This is a plugin to enable Kubernetes as an OpenFaaS backend. The existing CLI and UI are fully compatible. It also opens up the possibility for other plugins to be built for orchestation frameworks such as Nomad, Mesos/Marathon or even a cloud-managed back-end such as Hyper.sh or Azure ACI.
OpenFaaS is an event-driven serverless framework for containers. Any container for Windows or Linux can be leveraged as a serverless function. OpenFaaS is quick and easy to deploy (less than 60 secs) and lets you avoid writing boiler-plate code.
In this README you'll find a technical overview and instructions for deploying FaaS on a Kubernetes cluster.
Docker Swarm is also supported.
- Serverless framework for containers
- Native Kubernetes integrations (API and ecosystem)
- Built-in UI
- YAML templates & helm chart
- Over 9k GitHub stars
- Independent open-source project with 70 authors/contributors
You can watch my intro from the Dockercon closing keynote with Alexa, Twitter and Github demos or a complete walk-through of FaaS-netes showing Prometheus, auto-scaling, the UI and CLI in action.
If you'd like to know more about the OpenFaaS project head over to - https://github.com/openfaas/faas
If you're looking to just get OpenFaaS deployed on Kubernetes follow the OpenFaaS and Kubernetes Deployment Guide or read on for a technical overview.
To try our
helm chart click here: helm guide.
How is this project different from others?
FaaS-netes can be configured via environment variables.
||Boolean - enable a readiness probe to test functions. Default:
||HTTP timeout for writing a response body from your function (in seconds). Default:
||HTTP timeout for reading the payload from the client caller (in seconds). Default:
The readiness checking for functions assumes you are using our function watchdog which writes a .lock file in the default "tempdir" within a container. To see this in action you can delete the .lock file in a running Pod with
kubectl exec and the function will be re-scheduled.
By default all OpenFaaS functions and services are deployed to the
default namespace. To use a separate namespace for functions and the services use the Helm chart.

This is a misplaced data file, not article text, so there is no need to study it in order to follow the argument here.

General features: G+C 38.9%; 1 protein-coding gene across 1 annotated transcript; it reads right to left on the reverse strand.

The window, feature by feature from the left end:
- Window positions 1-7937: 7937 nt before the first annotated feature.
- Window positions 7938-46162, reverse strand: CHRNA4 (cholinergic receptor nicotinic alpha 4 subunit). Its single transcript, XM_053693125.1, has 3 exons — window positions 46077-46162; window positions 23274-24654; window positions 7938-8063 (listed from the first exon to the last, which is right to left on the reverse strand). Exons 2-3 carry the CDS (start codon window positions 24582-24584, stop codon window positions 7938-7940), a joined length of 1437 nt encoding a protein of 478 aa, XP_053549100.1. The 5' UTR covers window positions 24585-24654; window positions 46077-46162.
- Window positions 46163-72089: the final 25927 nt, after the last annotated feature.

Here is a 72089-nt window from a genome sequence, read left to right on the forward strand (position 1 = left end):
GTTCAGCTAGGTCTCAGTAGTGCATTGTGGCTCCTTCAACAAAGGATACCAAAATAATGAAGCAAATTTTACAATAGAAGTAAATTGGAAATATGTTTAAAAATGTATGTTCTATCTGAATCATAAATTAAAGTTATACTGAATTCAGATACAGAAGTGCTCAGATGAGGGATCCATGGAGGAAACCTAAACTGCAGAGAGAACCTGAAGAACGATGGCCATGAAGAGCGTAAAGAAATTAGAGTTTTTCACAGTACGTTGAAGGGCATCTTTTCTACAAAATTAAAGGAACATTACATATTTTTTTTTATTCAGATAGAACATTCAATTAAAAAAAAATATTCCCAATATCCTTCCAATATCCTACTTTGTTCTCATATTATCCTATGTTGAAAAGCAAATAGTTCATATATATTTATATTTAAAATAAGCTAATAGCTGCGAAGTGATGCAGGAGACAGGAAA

To enable asynchronous processing use the helm chart configuration.
The code in this repository is a daemon or micro-service which can provide the basic functionality the FaaS Gateway requires:
- List functions
- Deploy function
- Delete function
- Invoke function synchronously
Any other metrics or UI components will be maintained separately in the main OpenFaaS project.
Motivation for separate micro-service:
- Kubernetes go-client is 41MB with only a few lines of code
- After including the go-client the code takes > 2mins to compile
So rather than inflating the original project's source-code this micro-service will act as a co-operator or plug-in. Some additional changes will be needed in the main OpenFaaS project to switch between implementations.
There is no planned support for dual orchestrators - i.e. Swarm and K8s at the same time on the same host/network.
Please Star the FaaS and FaaS-netes Github repo.
Contributions are welcome - see the contributing guide for OpenFaaS.
The OpenFaaS complete walk-through on Kubernetes Video shows how to use Prometheus and the auto-scaling in action.
Explore OpenFaaS / FaaS-netes with minikube
These instructions may be out of sync with the latest changes. If you're looking to just get OpenFaaS deployed on Kubernetes follow the OpenFaaS and Kubernetes Deployment Guide.
Let's try it out:
- Create a single-node cluster on our Mac
- Deploy a function with the
- Deploy OpenFaaS with
- Make calls to list the functions and invoke a function
I'll give instructions for creating your cluster on a Mac with
minikube, but you can also use
kubeadm on Linux in the cloud by following this tutorial.
Auto-scale your functions
Given enough load (> 5 requests/second) OpenFaaS will auto-scale your service, you can test this out by opening up the Prometheus web-page and then generating load with Apache Bench or a while/true/curl bash loop.
Here's an example you can use to generate load:
ip=$(minikube ip); while [ true ] ; do curl $ip:31112/function/nodeinfo -d "" ; done
Prometheus is exposed on a NodePort of 31119 which shows the function invocation rate.
$ open http://$(minikube ip):31119/
Here's an example for use with the Prometheus UI:
It shows the rate the function has been invoked over a 20 second window.
The OpenFaaS complete walk-through on Kubernetes Video shows auto-scaling in action and how to use the Prometheus UI.
Test out the UI
You can also access the OpenFaaS UI through the node's IP address and the NodePort we exposed earlier.
$ open http://$(minikube ip):31112/
If you've ever used the Kubernetes dashboard then this UI is a similar concept. You can list, invoke and create new functions.